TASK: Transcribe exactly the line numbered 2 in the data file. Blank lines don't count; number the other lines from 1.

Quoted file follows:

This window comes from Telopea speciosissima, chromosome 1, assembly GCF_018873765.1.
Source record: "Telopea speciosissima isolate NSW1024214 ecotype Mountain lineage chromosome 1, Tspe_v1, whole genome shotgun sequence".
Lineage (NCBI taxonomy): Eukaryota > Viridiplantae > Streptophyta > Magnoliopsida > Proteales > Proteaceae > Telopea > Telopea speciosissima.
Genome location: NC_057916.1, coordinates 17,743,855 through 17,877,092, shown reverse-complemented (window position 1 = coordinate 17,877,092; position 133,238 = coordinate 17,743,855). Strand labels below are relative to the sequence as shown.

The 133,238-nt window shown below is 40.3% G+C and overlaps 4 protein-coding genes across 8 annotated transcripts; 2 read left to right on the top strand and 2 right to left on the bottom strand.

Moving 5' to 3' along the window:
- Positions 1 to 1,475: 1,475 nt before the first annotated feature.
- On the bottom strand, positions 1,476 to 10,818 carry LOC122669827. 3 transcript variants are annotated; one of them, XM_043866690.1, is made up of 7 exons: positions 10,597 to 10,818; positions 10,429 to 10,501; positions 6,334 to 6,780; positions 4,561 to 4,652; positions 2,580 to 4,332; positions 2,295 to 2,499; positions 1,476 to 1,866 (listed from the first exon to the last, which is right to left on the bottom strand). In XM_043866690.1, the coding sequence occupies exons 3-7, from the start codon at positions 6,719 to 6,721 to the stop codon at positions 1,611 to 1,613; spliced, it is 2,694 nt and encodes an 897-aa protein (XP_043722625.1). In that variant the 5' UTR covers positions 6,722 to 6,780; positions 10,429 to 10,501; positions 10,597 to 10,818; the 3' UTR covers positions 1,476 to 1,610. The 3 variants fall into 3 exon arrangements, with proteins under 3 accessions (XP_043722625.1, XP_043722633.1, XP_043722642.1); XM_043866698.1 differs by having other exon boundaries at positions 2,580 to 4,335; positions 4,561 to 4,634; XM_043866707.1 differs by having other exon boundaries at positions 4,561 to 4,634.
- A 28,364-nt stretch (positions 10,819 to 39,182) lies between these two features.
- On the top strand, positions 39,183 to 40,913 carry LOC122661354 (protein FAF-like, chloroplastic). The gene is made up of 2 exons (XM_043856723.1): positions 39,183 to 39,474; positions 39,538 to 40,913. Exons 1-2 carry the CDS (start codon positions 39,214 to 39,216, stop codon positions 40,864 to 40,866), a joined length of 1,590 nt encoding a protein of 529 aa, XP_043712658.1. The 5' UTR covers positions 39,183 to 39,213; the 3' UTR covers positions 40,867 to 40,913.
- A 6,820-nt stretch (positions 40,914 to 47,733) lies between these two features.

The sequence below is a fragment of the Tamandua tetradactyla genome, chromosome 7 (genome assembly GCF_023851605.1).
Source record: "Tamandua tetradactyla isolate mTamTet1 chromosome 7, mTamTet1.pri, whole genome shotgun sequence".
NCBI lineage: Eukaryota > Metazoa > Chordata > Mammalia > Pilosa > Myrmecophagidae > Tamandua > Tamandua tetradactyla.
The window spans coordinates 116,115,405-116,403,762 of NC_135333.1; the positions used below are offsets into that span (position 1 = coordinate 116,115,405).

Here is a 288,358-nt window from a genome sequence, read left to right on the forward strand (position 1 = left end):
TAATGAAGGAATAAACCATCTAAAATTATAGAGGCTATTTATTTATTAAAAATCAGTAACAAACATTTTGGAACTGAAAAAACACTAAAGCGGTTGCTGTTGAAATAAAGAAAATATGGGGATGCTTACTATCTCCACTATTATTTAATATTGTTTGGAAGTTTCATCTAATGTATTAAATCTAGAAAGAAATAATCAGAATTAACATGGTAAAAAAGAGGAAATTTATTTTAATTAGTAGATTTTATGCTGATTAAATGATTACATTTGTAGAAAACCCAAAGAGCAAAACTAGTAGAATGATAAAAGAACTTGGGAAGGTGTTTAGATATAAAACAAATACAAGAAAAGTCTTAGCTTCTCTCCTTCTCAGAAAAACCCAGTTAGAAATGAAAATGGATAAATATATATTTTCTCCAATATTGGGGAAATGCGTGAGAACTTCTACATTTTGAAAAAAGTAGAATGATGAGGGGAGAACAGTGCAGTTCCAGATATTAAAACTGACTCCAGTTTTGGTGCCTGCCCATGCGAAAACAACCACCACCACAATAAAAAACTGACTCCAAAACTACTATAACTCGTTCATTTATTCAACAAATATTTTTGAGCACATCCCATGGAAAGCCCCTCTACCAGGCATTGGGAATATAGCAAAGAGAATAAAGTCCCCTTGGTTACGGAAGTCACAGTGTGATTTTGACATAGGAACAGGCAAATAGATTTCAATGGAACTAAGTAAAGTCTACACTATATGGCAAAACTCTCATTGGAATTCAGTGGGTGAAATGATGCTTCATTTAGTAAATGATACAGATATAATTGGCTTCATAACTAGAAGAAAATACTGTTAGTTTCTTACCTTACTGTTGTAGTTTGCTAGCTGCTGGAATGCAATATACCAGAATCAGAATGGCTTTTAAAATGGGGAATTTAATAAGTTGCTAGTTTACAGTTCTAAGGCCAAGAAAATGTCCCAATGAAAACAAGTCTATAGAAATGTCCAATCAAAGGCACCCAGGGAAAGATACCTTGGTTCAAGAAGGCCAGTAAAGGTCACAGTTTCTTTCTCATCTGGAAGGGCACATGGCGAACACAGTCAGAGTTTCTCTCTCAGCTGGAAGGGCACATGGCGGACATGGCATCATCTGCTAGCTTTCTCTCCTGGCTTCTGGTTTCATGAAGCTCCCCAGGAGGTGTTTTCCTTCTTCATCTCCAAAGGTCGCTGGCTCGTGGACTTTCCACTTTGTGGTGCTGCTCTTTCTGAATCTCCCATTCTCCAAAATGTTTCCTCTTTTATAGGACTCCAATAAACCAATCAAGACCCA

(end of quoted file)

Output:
Source record: "Telopea speciosissima isolate NSW1024214 ecotype Mountain lineage chromosome 1, Tspe_v1, whole genome shotgun sequence".